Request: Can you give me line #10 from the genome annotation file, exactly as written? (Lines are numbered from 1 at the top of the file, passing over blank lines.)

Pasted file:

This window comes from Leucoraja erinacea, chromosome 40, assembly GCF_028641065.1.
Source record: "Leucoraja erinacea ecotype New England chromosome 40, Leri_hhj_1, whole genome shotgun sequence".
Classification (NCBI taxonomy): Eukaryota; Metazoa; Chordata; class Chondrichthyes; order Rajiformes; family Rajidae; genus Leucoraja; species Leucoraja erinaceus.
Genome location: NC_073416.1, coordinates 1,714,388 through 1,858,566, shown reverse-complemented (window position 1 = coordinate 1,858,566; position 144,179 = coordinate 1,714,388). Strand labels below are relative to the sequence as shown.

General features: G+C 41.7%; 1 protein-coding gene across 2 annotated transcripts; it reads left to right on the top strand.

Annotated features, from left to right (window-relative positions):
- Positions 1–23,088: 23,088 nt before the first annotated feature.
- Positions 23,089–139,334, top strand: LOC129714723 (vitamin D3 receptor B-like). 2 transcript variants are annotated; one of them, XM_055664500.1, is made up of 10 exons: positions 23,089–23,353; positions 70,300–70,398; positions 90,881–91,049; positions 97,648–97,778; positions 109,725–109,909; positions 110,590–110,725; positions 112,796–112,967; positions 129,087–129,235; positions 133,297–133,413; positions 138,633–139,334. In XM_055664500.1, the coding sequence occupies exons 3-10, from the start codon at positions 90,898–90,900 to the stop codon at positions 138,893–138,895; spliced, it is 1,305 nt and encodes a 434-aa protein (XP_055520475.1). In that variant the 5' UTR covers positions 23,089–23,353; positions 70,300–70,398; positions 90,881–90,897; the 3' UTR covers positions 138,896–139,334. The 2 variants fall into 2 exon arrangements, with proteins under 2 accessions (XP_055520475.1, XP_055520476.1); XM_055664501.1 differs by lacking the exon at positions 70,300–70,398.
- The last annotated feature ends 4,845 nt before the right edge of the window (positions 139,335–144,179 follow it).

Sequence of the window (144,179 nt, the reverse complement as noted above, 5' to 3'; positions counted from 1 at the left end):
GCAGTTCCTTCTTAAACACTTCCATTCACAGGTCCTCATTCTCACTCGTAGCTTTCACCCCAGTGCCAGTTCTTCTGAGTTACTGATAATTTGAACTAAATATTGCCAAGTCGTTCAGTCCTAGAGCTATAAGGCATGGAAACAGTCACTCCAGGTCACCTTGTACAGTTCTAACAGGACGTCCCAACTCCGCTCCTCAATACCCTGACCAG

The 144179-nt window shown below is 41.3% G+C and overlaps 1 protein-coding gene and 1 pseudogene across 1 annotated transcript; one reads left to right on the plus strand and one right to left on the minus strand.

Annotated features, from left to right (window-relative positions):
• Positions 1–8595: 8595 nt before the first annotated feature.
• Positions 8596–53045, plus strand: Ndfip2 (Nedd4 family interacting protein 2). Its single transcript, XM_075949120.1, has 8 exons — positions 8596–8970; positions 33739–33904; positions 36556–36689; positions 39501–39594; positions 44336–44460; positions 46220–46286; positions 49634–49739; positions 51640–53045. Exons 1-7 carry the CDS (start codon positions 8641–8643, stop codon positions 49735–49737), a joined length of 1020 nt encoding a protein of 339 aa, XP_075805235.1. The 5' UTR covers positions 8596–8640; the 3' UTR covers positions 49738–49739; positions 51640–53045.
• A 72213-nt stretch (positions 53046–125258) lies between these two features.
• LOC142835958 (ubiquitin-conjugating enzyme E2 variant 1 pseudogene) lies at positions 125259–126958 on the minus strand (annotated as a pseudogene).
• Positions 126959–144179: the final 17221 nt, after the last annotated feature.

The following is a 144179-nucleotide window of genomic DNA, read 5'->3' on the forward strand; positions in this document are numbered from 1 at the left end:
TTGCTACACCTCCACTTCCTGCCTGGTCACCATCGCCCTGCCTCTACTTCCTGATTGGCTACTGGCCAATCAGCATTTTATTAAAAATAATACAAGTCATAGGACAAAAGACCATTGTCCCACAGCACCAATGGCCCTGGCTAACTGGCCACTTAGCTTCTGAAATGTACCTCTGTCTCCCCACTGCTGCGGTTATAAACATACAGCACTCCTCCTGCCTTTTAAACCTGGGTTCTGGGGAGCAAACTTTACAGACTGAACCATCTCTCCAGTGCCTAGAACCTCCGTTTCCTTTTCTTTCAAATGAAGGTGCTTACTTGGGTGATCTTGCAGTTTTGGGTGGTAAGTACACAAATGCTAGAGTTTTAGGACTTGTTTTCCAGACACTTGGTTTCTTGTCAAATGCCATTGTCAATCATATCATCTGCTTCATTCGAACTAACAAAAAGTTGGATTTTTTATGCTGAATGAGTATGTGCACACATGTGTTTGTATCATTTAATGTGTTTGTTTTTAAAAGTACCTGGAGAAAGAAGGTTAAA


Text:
Sequence of the window (144,179 nt, the reverse complement as noted above, 5' to 3'; positions counted from 1 at the left end):